Today: Pleasanton cloud software company Workday explodes on the open market after its IPO, signaling a return for Wall Street's taste for tech startups. Also: Markets fall after banks' earnings reports, and Google (GOOG) faces severe antitrust scrutiny from feds.
Workday's big first-day pop could signal a tech IPO revival
Workday exercised the biggest tech-stock debut Friday since Facebook's bungled first day of trading in May, and investors sent the price of shares soaring high enough to make analysts believe that the market for initial public offerings has finally fully healed.
The Pleasanton human-resources cloud software company was a hot commodity, continuously increasing the projected price of IPO shares until setting a final price of $28 Thursday evening. The elevated price was not enough to scare away investors, as IPO Boutique partner Daniel Sweet said that he heard the offering was oversubscribed -- demand exceeded supply -- by a multiple of 8 to 10.
When shares reached the open market, that demand exploded -- the stock opened at $48.05 and moved as high as $51.37, 83.5 percent higher than the IPO price, in regular trading before closing at $48.69, an increase of 73.9 percent. The rise was so dramatic that some pundits proclaimed that Workday and its underwriters had been too conservative in its pricing, leaving money on the table.
The strong debut from Workday follows a run of positive action in the IPO market: Silicon Valley tech companies Palo Alto Networks, Trulia and Qualys all executed successful IPOs in the third quarter to break the so-called Facebook freeze, and four companies debuted Thursday on Wall Street with increases of more than 20 percent. Sam Hamadeh of PrivCo reported that the week ended with the most IPOs priced since March 2012.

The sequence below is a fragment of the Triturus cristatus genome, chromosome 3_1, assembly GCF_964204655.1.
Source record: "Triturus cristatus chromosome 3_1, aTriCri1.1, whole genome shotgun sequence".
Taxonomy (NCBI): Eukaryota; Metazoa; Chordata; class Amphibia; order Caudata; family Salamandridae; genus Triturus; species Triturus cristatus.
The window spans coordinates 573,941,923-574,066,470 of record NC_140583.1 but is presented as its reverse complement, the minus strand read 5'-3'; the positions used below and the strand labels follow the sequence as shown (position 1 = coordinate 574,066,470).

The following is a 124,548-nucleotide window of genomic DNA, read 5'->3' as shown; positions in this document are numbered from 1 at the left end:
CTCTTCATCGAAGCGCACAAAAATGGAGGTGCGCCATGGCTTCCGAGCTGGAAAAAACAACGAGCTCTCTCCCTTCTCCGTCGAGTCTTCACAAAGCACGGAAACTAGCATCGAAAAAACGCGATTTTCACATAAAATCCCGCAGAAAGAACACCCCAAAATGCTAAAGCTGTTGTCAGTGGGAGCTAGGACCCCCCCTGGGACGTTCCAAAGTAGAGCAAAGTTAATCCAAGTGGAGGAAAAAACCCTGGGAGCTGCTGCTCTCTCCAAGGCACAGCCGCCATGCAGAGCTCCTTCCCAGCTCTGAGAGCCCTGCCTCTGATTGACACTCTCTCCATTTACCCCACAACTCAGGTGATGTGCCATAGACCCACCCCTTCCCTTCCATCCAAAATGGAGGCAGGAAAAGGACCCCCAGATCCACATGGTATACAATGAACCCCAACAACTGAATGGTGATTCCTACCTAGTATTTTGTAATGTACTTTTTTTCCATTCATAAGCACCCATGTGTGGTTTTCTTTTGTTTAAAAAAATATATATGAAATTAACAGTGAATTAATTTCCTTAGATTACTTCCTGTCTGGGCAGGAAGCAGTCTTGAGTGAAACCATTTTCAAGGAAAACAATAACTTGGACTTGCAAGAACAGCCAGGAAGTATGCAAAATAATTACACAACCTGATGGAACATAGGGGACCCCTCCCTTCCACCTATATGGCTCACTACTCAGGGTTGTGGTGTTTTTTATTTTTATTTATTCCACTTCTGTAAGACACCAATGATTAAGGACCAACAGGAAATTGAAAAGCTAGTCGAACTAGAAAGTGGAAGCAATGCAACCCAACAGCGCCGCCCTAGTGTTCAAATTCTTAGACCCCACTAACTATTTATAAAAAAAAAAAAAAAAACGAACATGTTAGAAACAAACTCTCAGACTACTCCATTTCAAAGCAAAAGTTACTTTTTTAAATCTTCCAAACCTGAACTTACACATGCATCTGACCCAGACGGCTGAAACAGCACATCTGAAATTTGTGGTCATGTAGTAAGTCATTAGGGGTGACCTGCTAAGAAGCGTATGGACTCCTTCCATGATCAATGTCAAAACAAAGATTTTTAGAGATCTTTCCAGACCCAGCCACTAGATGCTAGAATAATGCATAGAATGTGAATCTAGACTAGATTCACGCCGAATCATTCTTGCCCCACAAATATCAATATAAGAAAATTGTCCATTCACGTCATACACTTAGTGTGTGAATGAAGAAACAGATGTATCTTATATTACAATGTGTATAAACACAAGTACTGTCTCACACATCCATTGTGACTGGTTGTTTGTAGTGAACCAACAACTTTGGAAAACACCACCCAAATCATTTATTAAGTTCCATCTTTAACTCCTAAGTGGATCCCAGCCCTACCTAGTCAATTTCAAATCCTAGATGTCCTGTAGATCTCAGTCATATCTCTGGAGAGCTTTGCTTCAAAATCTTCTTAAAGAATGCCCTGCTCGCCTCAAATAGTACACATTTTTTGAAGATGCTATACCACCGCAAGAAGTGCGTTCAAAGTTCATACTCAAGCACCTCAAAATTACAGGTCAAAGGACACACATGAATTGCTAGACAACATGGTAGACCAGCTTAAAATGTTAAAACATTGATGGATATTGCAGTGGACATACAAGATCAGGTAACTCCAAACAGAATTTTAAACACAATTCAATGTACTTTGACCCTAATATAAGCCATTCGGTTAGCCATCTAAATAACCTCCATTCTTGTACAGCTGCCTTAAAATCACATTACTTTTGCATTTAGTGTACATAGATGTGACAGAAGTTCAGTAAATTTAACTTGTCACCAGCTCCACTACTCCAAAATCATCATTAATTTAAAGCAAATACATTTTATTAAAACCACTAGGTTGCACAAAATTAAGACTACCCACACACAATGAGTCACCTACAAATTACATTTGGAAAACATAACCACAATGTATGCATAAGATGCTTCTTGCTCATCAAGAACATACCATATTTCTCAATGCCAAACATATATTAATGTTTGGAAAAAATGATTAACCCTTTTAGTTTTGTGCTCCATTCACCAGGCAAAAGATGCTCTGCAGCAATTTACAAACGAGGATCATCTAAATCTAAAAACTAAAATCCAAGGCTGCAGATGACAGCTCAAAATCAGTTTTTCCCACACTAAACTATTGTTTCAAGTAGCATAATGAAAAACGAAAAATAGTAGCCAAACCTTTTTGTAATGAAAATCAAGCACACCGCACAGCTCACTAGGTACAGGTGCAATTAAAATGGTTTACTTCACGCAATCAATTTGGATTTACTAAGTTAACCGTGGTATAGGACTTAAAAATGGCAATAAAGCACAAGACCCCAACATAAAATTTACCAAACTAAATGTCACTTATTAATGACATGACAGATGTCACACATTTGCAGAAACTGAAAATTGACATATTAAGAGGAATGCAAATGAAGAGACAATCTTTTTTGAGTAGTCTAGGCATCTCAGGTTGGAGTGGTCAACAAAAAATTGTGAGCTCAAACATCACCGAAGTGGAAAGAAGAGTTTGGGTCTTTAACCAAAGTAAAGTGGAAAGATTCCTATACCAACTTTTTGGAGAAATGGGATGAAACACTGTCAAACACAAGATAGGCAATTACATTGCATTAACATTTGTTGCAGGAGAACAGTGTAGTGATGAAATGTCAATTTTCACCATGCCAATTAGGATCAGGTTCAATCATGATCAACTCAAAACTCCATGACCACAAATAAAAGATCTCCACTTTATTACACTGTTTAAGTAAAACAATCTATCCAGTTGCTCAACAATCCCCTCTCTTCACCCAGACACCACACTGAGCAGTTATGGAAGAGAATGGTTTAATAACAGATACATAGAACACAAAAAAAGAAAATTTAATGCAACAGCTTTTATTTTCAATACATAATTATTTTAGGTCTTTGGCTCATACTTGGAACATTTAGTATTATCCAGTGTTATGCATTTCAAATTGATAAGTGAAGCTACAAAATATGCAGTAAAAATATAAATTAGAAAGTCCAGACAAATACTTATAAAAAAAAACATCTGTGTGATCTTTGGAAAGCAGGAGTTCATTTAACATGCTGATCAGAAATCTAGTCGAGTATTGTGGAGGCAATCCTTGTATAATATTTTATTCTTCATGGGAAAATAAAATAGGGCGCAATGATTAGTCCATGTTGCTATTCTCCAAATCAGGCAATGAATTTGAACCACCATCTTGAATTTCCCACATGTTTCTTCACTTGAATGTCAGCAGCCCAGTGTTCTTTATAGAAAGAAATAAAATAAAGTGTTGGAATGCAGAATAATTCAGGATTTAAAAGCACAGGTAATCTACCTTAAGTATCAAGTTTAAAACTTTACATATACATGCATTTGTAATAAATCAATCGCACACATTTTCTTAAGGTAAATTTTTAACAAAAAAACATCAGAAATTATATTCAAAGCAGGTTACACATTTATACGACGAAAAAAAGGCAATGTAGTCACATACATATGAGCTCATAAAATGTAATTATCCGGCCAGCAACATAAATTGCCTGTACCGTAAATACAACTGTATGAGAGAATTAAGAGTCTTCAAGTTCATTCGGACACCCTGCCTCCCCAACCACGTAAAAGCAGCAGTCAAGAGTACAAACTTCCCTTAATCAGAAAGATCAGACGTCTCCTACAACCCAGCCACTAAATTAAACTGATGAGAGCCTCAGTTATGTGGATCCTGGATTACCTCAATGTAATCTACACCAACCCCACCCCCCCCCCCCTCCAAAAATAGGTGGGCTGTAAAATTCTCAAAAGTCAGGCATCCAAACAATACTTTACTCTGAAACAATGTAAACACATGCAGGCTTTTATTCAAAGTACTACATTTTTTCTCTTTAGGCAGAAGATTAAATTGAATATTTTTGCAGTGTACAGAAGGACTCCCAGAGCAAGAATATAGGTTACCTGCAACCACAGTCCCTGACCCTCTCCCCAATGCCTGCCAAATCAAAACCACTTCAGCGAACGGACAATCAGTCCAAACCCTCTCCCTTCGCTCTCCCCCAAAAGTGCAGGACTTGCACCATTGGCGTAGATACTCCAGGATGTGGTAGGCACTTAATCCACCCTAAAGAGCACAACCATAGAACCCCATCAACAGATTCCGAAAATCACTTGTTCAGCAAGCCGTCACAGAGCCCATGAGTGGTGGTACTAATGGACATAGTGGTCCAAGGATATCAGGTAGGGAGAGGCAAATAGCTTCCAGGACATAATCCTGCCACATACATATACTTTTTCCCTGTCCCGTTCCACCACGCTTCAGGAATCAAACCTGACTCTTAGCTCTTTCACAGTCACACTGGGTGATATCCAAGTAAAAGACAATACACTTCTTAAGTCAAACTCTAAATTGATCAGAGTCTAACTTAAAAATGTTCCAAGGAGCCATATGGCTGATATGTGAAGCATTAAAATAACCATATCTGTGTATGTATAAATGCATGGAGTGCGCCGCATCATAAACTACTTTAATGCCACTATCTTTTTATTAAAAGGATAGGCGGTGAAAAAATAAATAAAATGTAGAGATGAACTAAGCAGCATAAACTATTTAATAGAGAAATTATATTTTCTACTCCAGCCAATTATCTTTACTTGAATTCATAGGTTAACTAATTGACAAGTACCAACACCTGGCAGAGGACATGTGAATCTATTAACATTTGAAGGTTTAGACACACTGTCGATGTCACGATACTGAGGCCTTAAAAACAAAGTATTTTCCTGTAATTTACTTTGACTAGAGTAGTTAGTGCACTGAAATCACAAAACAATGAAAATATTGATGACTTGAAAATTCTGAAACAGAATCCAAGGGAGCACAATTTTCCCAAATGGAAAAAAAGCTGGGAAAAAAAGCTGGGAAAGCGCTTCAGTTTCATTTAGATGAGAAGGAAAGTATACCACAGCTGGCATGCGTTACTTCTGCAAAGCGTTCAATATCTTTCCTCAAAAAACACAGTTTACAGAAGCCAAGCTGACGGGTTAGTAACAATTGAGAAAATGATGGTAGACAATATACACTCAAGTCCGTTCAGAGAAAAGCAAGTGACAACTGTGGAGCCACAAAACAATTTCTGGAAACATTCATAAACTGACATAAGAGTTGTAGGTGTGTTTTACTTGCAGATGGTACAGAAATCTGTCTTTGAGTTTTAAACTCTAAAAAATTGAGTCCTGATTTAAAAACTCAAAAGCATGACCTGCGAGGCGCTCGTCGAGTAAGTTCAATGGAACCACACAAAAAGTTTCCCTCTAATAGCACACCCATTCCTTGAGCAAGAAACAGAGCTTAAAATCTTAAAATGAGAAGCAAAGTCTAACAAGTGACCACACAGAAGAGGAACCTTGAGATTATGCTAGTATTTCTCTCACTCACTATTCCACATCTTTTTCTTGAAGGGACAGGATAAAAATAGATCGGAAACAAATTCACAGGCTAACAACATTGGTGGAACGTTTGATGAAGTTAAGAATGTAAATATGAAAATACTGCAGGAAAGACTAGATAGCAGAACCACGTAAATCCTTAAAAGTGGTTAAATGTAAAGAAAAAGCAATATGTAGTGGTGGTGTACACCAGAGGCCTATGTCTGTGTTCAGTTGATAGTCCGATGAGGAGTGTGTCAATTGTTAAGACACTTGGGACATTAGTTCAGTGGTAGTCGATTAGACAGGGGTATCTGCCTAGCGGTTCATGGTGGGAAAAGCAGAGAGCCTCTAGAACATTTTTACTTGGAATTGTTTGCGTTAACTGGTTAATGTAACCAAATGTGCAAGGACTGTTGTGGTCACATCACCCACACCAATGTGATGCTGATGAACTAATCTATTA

Hamadeh believes that the run of strong performances, despite dropped IPOs from the likes of Dave & Busters and the parent company of Carl's Jr., means the market for fresh public companies has fully returned.
"Workday's very strong performance -- and coming on the heels of strong performance from other recent IPOs (including B2B players such as Palo Alto Networks and Splunk -- and select consumer plays such as Trulia) have combined to now forcefully reopen the IPO window," he said Friday.
However, Workday's stunning debut owes a lot to the company itself and the sector in which it resides, factors that could have made it a special case that doesn't signify a total return to health.